The Aguçadoura Wave Power Plant is the world's first commercial wave farm. It is located 5 km (3 mi) offshore near Póvoa de Varzim north of Oporto in Portugal. The farm uses three Pelamis wave energy converters to convert the motion of the ocean surface waves into electricity, totalling to 2.25MW in total installed capacity. The farm was officially opened on the 23rd of September 2008, by the Portuguese Minister of Economy.

Developed by the Scottish company Pelamis Wave Power, the Pelamis machine is made up of connected sections which flex and bend relative to one another as waves run along the structure. This motion is resisted by hydraulic rams which pump high pressure oil through hydraulic motors which in turn drive electrical generators. The three machines which make up the Aguçadoura Wave Park are each rated at 750KW, giving an installed capacity of 2.25MW, enough to meet the average electricity demand of more than 1,500 Portuguese homes.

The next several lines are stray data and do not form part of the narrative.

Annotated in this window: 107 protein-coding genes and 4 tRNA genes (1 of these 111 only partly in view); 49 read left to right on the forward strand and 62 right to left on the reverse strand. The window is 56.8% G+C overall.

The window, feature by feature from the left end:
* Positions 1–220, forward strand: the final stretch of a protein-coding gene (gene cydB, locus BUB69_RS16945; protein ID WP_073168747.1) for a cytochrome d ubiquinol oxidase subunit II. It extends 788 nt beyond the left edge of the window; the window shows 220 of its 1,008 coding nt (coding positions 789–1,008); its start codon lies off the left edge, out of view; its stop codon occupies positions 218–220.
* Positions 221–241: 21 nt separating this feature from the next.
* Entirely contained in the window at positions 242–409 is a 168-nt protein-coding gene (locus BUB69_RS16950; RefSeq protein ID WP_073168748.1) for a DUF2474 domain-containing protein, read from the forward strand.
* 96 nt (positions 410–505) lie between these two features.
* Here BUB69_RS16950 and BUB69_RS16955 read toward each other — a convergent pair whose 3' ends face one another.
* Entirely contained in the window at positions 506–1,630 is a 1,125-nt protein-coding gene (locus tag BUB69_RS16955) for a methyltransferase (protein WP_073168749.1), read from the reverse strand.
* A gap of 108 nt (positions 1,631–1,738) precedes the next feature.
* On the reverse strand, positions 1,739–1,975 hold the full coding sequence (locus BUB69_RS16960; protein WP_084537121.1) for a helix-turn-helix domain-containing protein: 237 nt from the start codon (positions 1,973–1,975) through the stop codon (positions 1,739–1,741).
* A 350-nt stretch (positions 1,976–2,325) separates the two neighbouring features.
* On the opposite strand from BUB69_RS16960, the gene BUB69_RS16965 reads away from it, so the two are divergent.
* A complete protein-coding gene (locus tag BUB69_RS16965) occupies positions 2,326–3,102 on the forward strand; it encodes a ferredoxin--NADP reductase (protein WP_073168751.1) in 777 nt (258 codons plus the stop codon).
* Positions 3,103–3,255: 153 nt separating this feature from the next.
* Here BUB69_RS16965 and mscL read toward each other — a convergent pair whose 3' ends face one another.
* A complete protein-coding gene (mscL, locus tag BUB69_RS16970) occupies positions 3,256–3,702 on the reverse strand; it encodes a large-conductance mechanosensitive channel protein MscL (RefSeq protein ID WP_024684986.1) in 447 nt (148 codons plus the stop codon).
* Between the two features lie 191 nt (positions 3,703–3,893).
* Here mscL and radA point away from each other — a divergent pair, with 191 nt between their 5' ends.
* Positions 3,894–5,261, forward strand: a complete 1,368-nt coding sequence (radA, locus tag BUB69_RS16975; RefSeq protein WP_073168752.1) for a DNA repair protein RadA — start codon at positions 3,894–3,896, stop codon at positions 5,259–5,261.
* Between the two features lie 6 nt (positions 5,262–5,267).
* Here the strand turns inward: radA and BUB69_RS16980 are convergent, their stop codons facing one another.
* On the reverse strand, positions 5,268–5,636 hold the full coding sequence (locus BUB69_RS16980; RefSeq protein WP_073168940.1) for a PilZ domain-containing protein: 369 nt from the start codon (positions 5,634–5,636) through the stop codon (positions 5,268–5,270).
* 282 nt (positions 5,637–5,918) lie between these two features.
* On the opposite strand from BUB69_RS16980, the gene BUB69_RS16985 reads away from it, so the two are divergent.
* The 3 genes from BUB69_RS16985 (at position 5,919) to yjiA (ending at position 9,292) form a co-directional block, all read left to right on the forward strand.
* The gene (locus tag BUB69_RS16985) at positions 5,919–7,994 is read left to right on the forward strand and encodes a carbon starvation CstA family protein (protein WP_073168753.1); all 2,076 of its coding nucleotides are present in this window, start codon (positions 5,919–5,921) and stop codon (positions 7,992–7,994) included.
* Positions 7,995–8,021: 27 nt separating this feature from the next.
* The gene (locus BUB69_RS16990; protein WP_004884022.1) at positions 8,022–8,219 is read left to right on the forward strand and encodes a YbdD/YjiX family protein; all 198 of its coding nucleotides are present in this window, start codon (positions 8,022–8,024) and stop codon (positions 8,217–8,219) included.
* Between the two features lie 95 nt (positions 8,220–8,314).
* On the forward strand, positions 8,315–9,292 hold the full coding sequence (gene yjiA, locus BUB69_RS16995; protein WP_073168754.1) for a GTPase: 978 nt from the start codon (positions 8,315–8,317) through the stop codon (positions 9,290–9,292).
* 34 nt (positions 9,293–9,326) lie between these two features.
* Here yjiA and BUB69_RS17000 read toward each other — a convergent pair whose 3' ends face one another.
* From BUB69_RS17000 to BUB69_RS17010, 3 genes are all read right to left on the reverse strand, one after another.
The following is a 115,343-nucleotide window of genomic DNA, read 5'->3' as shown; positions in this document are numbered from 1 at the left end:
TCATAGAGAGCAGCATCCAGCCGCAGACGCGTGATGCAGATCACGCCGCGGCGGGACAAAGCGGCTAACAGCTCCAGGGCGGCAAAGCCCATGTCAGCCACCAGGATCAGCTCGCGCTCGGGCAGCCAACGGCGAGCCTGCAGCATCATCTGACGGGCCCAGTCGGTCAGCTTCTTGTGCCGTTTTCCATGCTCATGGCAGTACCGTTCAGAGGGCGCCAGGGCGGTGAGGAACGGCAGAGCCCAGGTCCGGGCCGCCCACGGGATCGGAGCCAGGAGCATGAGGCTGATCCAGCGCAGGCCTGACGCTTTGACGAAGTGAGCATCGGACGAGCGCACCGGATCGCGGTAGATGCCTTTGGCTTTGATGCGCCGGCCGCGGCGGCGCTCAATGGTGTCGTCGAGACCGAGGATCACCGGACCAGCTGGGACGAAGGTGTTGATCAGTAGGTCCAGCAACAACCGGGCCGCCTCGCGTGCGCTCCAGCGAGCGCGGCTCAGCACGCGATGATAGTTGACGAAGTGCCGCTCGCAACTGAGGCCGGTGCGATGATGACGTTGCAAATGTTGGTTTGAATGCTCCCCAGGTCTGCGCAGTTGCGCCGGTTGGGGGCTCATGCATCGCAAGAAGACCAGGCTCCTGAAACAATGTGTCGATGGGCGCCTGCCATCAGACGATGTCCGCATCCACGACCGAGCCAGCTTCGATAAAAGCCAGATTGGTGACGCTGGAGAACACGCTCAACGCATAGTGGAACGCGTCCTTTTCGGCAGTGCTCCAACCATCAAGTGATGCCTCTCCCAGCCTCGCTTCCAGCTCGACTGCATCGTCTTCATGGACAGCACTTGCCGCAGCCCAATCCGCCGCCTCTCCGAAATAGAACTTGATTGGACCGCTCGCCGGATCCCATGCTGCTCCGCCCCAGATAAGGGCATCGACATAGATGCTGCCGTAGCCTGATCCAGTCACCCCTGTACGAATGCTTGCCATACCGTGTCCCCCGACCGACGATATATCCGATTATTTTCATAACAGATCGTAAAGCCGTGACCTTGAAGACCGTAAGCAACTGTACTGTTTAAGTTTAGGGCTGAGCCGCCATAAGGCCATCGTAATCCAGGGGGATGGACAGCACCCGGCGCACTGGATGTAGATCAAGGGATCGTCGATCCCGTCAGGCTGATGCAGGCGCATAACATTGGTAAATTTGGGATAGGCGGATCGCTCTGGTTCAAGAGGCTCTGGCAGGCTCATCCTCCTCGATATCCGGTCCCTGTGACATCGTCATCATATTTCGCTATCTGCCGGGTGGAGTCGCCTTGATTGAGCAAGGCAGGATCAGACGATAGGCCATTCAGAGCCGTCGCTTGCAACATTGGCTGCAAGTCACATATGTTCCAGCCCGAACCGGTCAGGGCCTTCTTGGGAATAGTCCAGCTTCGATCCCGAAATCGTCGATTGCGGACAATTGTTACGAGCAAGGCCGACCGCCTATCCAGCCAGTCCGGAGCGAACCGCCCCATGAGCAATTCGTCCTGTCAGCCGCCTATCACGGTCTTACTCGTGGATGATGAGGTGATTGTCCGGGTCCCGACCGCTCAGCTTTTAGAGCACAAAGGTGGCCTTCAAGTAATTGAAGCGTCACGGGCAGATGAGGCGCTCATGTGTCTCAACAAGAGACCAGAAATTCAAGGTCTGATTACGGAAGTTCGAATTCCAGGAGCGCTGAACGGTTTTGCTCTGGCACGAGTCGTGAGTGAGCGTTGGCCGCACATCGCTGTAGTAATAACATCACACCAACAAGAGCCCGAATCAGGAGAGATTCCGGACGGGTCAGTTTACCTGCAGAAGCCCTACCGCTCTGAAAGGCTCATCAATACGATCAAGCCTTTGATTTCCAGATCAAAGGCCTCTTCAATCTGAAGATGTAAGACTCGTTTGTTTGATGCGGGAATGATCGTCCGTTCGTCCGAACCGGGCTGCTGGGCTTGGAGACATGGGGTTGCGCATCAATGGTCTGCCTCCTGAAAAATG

The project was originally conceived by the Portuguese renewable energy company Enersis, which developed and financed the project and which was subsequently bought by the Australian infrastructure company Babcock & Brown in December 2005. In the last quarter of 2008 Babcock & Brown had its shares suspended and has been in a managed process of selling its assets, including the Agucadoura project. In March 2009 Babcock & Brown went into voluntary administration.

In November 2008 the Pelamis machines were brought back to harbor at Leixões due to a technical problem with some of the bearings for which a solution has been found. However the machines are likely to remain offline until a new partner is found to take over Babcock & Brown’s 77% share in the project.